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I'm preparing to move back to Belgium in a couple of months, and one of the things that needs to be sorted out is what the best data plans for smartphones are over there. It's been two years and everything is different. To my great annoyance, Belgium still hasn't invented the unlimited data plan; the most I can get per month is 2 gig, which is just low enough to make me worry about overshooting it and paying an arm and a leg for using an extra 30 megabytes or something. (My first experience with this came a few years ago when I visited my grandmother in the hospital. I decided to download her favorite CD from iTunes on the spot so she'd have some music to listen to. Grandma was successfully cheered up for a while, but apparently I'd overshot my monthly data allowance already, and my good deed turned up on my mobile bill to the tune of 80 euros a few weeks later.)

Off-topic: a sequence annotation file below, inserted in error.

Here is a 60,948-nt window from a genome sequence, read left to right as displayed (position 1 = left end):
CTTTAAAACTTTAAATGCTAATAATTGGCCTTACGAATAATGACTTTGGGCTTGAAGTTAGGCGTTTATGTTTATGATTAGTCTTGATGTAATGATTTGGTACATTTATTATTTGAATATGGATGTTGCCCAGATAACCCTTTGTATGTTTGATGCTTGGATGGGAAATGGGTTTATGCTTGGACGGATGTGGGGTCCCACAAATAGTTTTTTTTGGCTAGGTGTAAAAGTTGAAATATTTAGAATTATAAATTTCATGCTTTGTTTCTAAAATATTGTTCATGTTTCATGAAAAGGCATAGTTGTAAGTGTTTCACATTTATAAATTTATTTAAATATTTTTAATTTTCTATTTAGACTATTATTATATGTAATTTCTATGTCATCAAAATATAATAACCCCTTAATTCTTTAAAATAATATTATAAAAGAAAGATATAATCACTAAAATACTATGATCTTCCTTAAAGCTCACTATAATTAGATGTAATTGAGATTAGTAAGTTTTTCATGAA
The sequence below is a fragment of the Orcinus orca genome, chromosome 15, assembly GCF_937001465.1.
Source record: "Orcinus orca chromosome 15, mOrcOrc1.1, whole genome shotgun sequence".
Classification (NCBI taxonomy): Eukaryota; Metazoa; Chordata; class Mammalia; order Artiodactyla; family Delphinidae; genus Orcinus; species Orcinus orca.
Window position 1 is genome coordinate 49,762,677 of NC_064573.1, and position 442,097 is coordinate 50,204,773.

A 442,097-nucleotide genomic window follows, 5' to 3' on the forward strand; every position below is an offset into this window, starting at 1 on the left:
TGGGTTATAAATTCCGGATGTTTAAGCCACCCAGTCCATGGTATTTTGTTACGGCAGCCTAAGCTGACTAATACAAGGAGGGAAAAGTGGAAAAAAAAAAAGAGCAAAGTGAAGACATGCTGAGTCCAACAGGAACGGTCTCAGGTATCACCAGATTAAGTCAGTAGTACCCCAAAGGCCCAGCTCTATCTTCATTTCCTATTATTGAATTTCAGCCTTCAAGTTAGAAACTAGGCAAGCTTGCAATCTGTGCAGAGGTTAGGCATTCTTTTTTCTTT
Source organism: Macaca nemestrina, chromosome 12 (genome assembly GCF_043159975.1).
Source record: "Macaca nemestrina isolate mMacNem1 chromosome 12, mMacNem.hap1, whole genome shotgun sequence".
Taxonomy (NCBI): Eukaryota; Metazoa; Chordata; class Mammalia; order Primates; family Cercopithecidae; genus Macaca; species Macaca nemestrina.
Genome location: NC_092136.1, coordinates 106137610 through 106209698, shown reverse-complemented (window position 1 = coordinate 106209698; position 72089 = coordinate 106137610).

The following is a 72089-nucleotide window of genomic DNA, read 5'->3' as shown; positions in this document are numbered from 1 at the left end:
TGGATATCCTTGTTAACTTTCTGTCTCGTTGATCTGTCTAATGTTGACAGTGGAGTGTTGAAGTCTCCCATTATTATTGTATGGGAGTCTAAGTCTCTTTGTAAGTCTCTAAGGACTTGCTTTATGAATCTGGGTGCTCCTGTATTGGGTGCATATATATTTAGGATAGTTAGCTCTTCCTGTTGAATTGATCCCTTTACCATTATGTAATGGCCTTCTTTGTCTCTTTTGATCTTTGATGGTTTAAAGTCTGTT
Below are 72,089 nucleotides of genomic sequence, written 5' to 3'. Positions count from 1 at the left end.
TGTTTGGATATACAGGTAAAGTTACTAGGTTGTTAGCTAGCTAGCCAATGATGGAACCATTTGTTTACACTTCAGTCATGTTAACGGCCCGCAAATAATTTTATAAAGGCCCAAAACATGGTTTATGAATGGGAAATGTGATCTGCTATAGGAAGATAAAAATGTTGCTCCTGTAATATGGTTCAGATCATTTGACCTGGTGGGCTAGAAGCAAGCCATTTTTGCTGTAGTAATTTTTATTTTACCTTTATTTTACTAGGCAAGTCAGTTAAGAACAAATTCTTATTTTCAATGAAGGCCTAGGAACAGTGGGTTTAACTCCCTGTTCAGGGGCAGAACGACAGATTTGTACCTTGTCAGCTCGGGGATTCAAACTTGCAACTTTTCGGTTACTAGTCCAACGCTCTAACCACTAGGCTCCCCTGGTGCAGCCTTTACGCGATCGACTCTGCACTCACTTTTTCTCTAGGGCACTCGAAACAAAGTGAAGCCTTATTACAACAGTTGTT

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Here's a short interview with Kal Raustiala, co-author of a very interesting new book called 'The Knockoff Economy: How Imitation Sparks Innovation'. Raustiala discusses how copyright is unnecessary in various creative industries. For instance, an absence of copyright protection encourages innovation in fashion, football, and cuisine. He also touches upon the (lack of) innovation in the music industry and the (lack of) use for patents in certain industries (paraphrased: "It's not reasonable for Apple to patent the rectangle").

The Knockoff Economy: How Copying Benefits Everyone (9min)
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